Thirdly, There is a bread that doth not perish. Christ commends the care of spiritual things under them four: First negatively, Labour not for that bread which perisheth. Secondly affirmatively, Labour for that which endureth; This life doth not last for ever: but after this life there is another life, which shall be everlasting: And as it is a life, so there is a food for it, which we must labour for: without which we shall not attain to that life, no more than we can continue in life here, unlesse we have the food appointed for it, Apud te fons vitæ, [531/532] Psalm the thirty sixth and with him is fulnesse of joy, Psalm the sixteenth. Now we have the one life and the joyes of it, out of the consideration of the Creature; but then we shall have life and joy from God the Creator, who is the fountain of joy and life. Therefore howsoever we labour in this life to lay up treasure for our outward maintenance, yet we must chiefly take care for the life to come, and lay up for our souls a good foundation, the first epistle to Timothie the sixt[h] chapter; but the following of good things of this life doth hinder us from this care. We are like the Israelites that cared not for the promised bread, because they had the flesh pots in Egypts, so as they could be content to have turned thither: So it was with the two tribes and half; who for that they had convenient pasture for their Cattel on the other side of Jordan, cared not for travelling into the land of Canaan, Numbers the thirty fift[h] chapter. Another hindrance is, the labor and trouble that must be suffered, for the purchasing of eternal life. We have a spiritual sluggishnesse, like the sloathfull person whom Salomon speaketh of, He would have fain have had bread, but was loth to labour for it; It was cold and there was a Lyon in the way, Proverbs the twenty second chapter. So the great trouble and danger that must be born, doth keep us from seeking the bread of eternall life, as the Israelites said, The land is a good Land, but the People are many and strong, Numbers the thirteenth chapter, and so had no lust to seek to enter into the land of Canaan: So we confesse that eternall life is the better, but we have so many comforts in this life, and find it so troublesome to attain to the other life, that we leave off all care for it, and content ourselves with our present state: The trouble and danger that stayeth us from seeking life eternal, is that which the Scripture setteth out, All that will live godly in Christ Jesus, must suffer persecution, the second epistle to Timothy the third chapter. By many tribulations we must enter into the kingdome of Heaven, Acts the fourteenth chapter, And the way is narrow and the gate streight that leadeth to life, Luke the thirteenth chapter.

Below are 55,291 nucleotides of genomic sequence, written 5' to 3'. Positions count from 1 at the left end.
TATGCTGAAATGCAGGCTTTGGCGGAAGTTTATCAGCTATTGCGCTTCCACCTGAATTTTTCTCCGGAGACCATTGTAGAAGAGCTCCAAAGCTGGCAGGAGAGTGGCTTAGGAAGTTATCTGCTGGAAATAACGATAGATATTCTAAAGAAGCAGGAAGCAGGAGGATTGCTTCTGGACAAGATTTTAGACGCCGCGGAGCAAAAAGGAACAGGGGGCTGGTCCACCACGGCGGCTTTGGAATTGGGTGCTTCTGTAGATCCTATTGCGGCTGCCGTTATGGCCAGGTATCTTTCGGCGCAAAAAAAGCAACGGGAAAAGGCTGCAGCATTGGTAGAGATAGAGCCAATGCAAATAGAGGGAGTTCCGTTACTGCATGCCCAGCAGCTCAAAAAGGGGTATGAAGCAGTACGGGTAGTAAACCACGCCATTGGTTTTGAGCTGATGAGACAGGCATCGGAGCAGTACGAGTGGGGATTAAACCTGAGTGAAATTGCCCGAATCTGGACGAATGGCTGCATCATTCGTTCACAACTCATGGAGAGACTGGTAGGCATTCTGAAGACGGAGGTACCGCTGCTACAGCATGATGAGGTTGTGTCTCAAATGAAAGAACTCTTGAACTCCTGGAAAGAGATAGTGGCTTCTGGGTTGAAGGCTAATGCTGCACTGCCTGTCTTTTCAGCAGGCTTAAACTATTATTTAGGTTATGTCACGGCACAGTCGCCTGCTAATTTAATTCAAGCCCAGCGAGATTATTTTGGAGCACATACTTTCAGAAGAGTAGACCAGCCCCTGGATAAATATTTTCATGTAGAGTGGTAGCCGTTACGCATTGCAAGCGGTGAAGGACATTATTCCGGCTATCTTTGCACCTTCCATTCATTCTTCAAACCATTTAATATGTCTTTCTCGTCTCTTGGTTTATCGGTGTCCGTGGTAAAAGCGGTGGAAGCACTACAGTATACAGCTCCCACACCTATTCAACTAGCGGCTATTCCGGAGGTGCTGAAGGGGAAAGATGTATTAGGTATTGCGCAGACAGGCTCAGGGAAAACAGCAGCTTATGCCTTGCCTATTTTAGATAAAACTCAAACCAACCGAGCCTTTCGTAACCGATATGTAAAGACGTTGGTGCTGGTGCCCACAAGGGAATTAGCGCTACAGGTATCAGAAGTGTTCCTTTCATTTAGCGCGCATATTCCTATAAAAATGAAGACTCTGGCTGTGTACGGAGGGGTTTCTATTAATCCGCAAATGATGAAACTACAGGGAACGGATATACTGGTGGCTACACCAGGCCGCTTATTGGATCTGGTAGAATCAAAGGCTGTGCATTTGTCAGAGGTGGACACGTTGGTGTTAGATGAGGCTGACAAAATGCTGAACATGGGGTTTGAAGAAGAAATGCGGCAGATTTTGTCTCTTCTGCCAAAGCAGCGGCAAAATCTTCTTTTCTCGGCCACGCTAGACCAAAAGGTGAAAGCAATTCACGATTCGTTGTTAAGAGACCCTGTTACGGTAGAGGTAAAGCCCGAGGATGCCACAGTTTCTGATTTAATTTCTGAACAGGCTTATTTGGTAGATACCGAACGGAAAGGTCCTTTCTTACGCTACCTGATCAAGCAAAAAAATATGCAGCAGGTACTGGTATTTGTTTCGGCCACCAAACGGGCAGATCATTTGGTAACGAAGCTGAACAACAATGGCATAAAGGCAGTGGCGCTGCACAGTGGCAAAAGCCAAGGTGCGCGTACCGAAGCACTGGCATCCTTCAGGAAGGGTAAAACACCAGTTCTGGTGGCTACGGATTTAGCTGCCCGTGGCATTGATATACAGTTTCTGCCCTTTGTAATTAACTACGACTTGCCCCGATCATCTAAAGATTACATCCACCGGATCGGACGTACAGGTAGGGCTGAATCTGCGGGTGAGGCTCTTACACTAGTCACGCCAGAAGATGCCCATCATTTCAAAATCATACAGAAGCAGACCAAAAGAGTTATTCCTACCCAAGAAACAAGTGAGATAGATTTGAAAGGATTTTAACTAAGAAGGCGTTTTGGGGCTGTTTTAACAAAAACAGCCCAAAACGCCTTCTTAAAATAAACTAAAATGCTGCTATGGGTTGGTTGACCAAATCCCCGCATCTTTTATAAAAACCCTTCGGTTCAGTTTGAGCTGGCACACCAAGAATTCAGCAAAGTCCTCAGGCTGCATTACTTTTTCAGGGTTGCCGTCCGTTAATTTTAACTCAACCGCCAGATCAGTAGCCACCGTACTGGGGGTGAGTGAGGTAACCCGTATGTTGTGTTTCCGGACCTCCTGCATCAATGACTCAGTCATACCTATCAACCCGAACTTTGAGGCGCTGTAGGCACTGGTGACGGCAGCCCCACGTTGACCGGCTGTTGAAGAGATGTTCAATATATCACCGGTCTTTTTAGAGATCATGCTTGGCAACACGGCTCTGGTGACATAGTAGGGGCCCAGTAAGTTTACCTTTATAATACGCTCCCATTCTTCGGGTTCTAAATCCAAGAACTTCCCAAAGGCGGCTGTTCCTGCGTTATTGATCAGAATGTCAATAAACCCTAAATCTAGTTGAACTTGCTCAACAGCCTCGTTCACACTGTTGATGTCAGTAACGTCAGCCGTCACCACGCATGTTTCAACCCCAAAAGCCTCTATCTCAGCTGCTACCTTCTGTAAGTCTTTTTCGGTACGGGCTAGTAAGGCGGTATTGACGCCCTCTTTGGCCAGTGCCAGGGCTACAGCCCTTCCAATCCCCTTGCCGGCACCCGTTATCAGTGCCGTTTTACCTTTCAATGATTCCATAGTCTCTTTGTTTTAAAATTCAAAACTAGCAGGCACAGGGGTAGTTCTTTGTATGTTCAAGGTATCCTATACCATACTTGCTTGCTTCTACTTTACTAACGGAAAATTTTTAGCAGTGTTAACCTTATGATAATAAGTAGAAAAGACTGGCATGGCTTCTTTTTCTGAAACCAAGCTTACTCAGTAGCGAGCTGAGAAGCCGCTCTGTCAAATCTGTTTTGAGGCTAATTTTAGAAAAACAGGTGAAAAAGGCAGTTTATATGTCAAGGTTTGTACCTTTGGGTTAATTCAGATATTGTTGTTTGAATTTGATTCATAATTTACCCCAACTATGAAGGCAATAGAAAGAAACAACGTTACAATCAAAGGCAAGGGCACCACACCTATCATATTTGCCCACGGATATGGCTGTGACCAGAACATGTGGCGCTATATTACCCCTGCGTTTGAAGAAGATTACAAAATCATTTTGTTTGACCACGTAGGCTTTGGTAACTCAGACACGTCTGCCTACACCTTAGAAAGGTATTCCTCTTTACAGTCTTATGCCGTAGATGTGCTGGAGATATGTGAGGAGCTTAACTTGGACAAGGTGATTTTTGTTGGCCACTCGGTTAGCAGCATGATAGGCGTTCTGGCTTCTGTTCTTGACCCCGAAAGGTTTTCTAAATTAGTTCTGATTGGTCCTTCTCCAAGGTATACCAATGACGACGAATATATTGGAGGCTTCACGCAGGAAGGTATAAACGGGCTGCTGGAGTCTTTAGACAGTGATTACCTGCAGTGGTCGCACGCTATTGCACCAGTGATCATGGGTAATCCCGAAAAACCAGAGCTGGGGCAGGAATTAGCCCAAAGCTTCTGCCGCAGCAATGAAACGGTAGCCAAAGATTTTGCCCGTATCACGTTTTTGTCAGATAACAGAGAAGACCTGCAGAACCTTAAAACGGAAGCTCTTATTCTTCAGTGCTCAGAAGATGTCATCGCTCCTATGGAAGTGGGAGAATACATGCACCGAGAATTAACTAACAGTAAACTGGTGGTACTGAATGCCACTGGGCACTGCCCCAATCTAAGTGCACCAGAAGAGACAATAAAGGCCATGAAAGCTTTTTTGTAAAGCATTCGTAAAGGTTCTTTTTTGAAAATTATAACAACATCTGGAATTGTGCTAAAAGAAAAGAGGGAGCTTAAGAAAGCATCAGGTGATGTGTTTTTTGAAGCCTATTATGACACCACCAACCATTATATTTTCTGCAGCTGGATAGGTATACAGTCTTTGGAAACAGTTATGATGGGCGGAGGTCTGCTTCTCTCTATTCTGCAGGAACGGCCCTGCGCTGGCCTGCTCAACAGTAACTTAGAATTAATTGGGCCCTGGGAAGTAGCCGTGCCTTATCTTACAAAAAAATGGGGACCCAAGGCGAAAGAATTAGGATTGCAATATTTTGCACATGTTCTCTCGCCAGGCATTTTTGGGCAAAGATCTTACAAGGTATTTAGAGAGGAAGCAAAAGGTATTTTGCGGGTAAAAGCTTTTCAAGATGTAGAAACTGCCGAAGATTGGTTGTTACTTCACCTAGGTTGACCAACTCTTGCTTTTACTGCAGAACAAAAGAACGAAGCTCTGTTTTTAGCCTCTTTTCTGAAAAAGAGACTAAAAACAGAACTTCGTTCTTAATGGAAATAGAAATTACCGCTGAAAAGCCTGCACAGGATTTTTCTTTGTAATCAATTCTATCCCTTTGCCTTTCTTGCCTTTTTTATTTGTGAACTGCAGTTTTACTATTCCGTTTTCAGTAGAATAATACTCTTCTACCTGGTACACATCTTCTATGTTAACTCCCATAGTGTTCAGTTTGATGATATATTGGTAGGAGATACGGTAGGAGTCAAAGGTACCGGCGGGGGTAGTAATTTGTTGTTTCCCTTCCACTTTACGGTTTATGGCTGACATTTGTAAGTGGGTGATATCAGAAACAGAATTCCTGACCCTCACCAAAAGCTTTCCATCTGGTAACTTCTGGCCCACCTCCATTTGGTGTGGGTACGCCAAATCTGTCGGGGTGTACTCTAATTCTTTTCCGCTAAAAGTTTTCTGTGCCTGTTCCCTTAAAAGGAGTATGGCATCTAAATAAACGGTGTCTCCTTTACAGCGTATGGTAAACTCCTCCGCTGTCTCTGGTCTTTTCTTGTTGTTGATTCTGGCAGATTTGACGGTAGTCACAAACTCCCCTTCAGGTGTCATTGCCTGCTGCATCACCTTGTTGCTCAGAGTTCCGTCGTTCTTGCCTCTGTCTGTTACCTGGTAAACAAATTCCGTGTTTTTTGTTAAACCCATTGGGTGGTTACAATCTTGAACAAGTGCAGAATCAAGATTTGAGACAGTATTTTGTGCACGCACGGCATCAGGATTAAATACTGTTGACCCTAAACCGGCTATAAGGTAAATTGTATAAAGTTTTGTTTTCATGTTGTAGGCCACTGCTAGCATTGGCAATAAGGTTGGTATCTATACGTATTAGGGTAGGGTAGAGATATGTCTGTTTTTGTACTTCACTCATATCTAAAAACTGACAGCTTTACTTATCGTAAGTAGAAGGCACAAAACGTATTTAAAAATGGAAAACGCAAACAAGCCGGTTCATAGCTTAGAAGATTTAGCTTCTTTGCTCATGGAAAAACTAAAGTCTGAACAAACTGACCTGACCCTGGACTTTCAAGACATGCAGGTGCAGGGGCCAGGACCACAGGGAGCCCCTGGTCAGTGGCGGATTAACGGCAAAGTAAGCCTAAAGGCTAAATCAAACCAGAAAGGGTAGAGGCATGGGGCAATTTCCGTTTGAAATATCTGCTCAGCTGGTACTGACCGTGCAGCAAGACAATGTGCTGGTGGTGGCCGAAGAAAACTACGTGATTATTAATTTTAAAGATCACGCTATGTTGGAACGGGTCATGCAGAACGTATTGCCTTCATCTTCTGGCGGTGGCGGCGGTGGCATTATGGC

To take away the first hindrance, the holy Ghost sheweth, that there is a better life and greater joyes reserved in the life to come, The eye hath not seen, the eare hath not heard, the first epistle to the Corinthians the second chapter. And, that the other should not hinder us, he saith, All the afflictions in this life are not worthy of the glory that shall be revealed, Romans, the eighth chapter. In both which places we see God would kindle in us a desire of eternal life: As there is a life that endureth, so there is a meat for it. We know the body needs bread, therefore we seek for bread for it: so must we seek for the food of the soul. The joy of the body must be a memorial to stirre us up, to provide food for the soul.
Fourthly, This food we doe not seek: We are so intangled in the pleasures of this life, that we think not of eternall life; the pleasures of this life, while we enjoy them, doe quench the care of the life to come: But being once past, they are as nothing, and we are never the better for them; though we desire eternall life, yet we perswade [532/533] ourselves we shall have it without seeking the food for it. We think it necessary to seek bread for the body, but not for the soul; though we doe think it necessary, yet we do neglect it, and deny in our works, that we think it needfull: We doe not labour for it, as we are here commanded: The sluggard would fain have bread, but shall want it, because he labours not for it in temporall things, as riches, honour, preferment, a great deal will not content men: But in Religion and matters spiritual, they are of Agrippæs minde, aliquantulum persuades, Acts the twenty fourth chapter, great store of worldly goods is nothing, but a few good works are sufficient; If we sow to the spirit in never so little measure, we think we have done a great deal; but if we sow never so much to the flesh upon apparel and vanity all is too little; if we spend all the six dayes about our own profit, yet it is not enough, but we will encroach upon the Sabbath; therefore the people ask, When will the Sabbath be ended, Amos the eighth chapter; But if we spend but one day in the week, or one hour in Gods service, it is tedious to them. We take part with Martha; and as for Mary, that was occupied about Gods worship, we think not so well of her, though Christ testifie of her, that she chose the better part, Luke the tenth chapter: If we vouchsafe once in seven dayes to come unto Gods house, yet it shall be later before we come, and we think it long till we be gone.